The question of skilled gaming machines in the city of Danville has moved from local governing bodies and commissions into the circuit court.
On Thursday, the city attorney’s office filed appeals in Danville Circuit Court of three December decisions by the board of zoning appeals that overturned the recommendations of the zoning administrator, thus allowing three businesses to operate skilled gaming machines without a special use permit.
The appeals request that the court reverse the board of zoning appeals decisions while also blocking each business from operating the gaming machines for the next 90 days.
According to the appeals petition, the board members based their decisions on the wrong definition from a wrong section of city code.
“The BZA abused its discretion by considering an irrelevant and immaterial factor, the definition of the term ‘amusement parlor,’” assistant city attorney Ryan Dodson wrote in the petition.
Under Dodson’s argument, the board should have based its decision on the city’s zoning ordinance, which holds that “commercial recreation facilities” require a special use permit, regardless of the number of machines inside. As it currently stands, the Danville zoning ordinance does not define the term “commercial indoor recreation,” though that is something that city staff and officials are working to specifically define.
Instead, the board focused on the term “amusement parlor” as provided in the city’s code of ordinances, which allows a business to operate fewer than four table games without regulations.
Additionally, Dodson argues in his appeals that the board infringed on the city’s judicial authority by ruling, in effect, that facilities with fewer than four machines don’t require a special use permit.
“The BZA exceeded its quasi-judicial authority when it intruded upon the purely legislative powers of the city. ... The BZA decision was clearly erroneous as it amounted to legislating in violation of both the City Charter and state law,” the petition reads.
All of this comes after these skilled gaming machines have flooded the state in the past year, and lawmakers are struggling to keep up. A lawsuit is underway against the commonwealth attorney in Charlottesville from several game manufacturers after the city banned such machines.
Several bills regarding the taxation of skilled gaming machines are being considered in the Virginia General Assembly, including one bill backed by Gov. Ralph Northam — it would impose a 35% tax on gross profits and create a limit of five machines per location. In addition to the tax and limits, the bill, which was introduced by Del. Lamont Bagby, D-Henrico, would also give the director of the Virginia Lottery the ability to provide and revoke licenses regarding “the manufacturing, distributing, hosting, and playing of electronic gaming devices.”
More than 32 other Danville businesses — the majority of which are convenience stores — have attempted to obtain special use permits to operate skilled gaming machines, a process that has dragged on for months as city officials attempt to define indoor recreation. So far, nearly every case has bounced back and forth between the planning commission, which has backed, tabled and opposed permit requests, and the city council, which has generally sent back those requests.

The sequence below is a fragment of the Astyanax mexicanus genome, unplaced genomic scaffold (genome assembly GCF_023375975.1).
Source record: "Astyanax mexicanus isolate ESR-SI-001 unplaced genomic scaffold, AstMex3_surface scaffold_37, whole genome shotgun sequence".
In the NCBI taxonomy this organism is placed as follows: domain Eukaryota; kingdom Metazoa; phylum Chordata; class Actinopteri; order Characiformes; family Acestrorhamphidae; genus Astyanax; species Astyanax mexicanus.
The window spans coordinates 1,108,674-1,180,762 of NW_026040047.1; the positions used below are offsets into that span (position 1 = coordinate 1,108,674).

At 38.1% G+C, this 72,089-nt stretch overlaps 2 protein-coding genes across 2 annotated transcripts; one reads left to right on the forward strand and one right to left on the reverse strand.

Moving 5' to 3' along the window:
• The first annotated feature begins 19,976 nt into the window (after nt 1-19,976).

Only two companies have been able to obtain special use permits from city council: Kickback Jack’s and The King's Cudgel.
The issue first reached the board of zoning appeals in October when it heard cases from five establishments arguing special-use permits were not necessary to operate a few skilled gaming machines.
The board concurred with the zoning administrator’s opposition for two cases, effectively shooting down those requests. The remaining three cases elicited tie votes, which set up the December vote.
In that meeting, attorney Fielding Douthat, of Virginia-based Woods Rodgers Attorneys at Law, argued for the three businesses that the machines were an accessory or incidental use for the stores and therefore don’t require any extra permitting. This led to a vote 4-1 allowing skilled gaming machines at each business, negating the need to obtain a special use permit. The three business are Liberty Sunrise and Carter’s Quick Shop, both on West Main Street, and Skyview, located on South Boston Road.
Douthat said he has not yet seen the city’s court appeal.
“We’re disappointed because we think the board of zoning appeals decision is correct,” he told the Register & Bee.
As for the two stores that had requests denied in October, Douthat also has filed appeals in circuit court, each one focusing on the customary and incidental use of the machines.
On the issue of the board of zoning appeals appearing to issue contradictory votes on seemingly similar cases, Chairman Gus Dyer said the board has consistently had at least one member missing from their meetings, which is why the votes have swung different directions in different months.
In other words, members have voted consistently, but the outcome appears to change depending on who is present.
“The composition of the board changes meeting to meeting … that’s why it may appear that the board are being inconsistent,” he said.
The board of zoning appeals is a seven-member, quasi-judicial body with members appointed by the Danville Circuit Court.
In the cases that have come before the board over the last several months, Dyer has voted in favor of allowing the skilled gaming machines without a permit, simply because the businesses sought to operate three or fewer machines.
This includes the most recent meeting on Friday where another business’ application was denied in a 3-2 vote.
Ayers reports for the Register & Bee. Reach him at (434) 791-7981.